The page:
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J Cereb Blood Flow Metab. 1994 Mar;14(2):193-205.

Local cerebral blood flow during hibernation, a model of natural tolerance to "cerebral ischemia".

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Stroke Branch, National Institute of Neurological Disorders and Stroke, National Institutes of Health, Bethesda, Maryland 20892.

Erratum in

  • J Cereb Blood Flow Metab 1994 Sep;14(5):884.


The breakdown of cellular homeostasis and progressive neuronal destruction in cerebral ischemia appears to be mediated by a complex network of causes that are intricately interrelated. We have investigated a physiological state existing normally in nature in which mammals appear to tolerate the ordinarily detrimental effects of ischemia with reduced oxygen availability and to resist activation of self-destructive processes, i.e., mammalian hibernation. Ground squirrels (Spermophilus tridecemlineatus) were chronically implanted with arterial and venous catheters and telemetry devices for electroencephalography, electrocardiography, and monitoring of body temperature. The animals were placed in an environmental chamber at an ambient temperature of 5 degrees C. Entrance into hibernation was characterized by a drop in heart rate followed by a gradual decline in body temperature and an isoelectric electroencephalogram. Cold-adapted active animals that were not hibernating served as controls. Cerebral blood flow (CBF) was measured in both groups with the autoradiographic [14C]iodoantipyrine method. Mean (+/- SD) mass-weighted CBF in the brain was 62 +/- 18 ml 100 g(-1) min (-1) (n = 4) in the control group but was reduced to ischemic levels, 7 +/- 4 ml 100 g(-1) min (-1) (n = 4), in the hibernating animals (p < 0.001) [corrected]. No neuropathological changes were found in similarly hibernating animals aroused from hibernation. Hibernation appears to be actively regulated, and hormonal factors may be involved. The identification and characterization of such factors and of the mechanisms used by hibernating species to increase ischemic tolerance and to blunt the destructive effects of ischemia may enable us to prevent or minimize the loss of homeostatic control during and after cerebral ischemia in other species.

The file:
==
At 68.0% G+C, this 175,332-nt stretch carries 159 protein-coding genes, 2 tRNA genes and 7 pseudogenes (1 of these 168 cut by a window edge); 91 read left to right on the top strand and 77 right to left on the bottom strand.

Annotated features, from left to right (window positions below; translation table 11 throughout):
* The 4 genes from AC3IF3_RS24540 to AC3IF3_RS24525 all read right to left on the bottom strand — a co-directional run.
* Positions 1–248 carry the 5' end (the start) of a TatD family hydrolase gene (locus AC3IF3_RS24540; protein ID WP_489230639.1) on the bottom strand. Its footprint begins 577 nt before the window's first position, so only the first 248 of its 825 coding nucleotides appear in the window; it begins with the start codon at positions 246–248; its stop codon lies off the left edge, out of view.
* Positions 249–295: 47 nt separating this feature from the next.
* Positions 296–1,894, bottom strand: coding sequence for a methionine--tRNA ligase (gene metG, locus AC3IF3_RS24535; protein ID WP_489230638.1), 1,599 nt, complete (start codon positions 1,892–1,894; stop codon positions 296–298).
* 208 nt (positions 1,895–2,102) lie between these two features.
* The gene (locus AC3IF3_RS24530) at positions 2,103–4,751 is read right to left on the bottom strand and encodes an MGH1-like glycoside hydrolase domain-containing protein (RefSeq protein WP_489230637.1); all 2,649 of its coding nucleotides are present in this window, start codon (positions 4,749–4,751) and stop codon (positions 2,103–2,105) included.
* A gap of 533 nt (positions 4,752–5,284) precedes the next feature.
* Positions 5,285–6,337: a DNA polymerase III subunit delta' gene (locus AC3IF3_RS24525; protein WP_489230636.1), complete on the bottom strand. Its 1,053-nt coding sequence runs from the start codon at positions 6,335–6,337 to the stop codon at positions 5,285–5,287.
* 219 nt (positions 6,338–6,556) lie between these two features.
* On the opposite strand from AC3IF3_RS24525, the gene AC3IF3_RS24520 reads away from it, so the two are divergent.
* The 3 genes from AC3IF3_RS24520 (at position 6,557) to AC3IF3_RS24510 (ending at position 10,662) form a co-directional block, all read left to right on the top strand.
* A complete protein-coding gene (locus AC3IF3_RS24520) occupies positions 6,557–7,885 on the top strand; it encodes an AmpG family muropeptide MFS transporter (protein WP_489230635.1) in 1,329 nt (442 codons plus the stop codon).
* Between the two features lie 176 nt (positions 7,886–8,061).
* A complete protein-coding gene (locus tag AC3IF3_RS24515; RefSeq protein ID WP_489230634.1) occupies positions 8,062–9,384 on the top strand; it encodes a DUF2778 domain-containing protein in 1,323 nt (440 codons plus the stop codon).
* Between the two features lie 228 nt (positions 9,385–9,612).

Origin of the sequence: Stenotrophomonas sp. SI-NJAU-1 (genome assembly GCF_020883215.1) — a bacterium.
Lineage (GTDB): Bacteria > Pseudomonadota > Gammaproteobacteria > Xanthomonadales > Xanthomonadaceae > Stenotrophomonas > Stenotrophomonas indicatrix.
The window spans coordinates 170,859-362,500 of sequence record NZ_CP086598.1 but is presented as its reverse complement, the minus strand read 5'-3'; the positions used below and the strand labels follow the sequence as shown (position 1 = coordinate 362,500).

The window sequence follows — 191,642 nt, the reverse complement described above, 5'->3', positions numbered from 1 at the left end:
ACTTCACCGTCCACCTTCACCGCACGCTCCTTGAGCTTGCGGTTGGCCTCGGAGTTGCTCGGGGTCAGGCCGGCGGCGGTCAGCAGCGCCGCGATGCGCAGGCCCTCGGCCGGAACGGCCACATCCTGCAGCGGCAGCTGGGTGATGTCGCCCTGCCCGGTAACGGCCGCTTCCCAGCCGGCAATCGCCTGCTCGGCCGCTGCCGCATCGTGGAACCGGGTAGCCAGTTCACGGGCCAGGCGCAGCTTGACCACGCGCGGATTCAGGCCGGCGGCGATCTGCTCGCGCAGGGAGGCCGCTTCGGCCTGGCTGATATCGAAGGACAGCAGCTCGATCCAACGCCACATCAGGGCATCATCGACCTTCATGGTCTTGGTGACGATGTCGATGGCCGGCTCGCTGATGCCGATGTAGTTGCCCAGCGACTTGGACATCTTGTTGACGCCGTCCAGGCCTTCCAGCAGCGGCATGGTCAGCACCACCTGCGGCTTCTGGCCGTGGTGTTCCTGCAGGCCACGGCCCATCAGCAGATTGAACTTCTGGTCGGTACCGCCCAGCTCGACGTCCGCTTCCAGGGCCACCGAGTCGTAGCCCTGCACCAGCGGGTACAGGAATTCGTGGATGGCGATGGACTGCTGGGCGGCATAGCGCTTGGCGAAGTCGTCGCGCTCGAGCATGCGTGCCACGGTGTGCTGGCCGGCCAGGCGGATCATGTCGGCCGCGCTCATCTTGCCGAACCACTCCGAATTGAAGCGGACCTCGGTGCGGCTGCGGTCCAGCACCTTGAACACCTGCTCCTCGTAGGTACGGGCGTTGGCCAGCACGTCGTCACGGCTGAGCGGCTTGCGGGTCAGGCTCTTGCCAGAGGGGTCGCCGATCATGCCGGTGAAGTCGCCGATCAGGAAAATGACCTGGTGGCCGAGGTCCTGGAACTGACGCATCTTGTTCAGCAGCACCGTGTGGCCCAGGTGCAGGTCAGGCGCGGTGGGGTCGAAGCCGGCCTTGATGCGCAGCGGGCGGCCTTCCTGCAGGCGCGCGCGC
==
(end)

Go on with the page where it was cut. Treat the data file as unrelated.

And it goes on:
[Indexed for MEDLINE]

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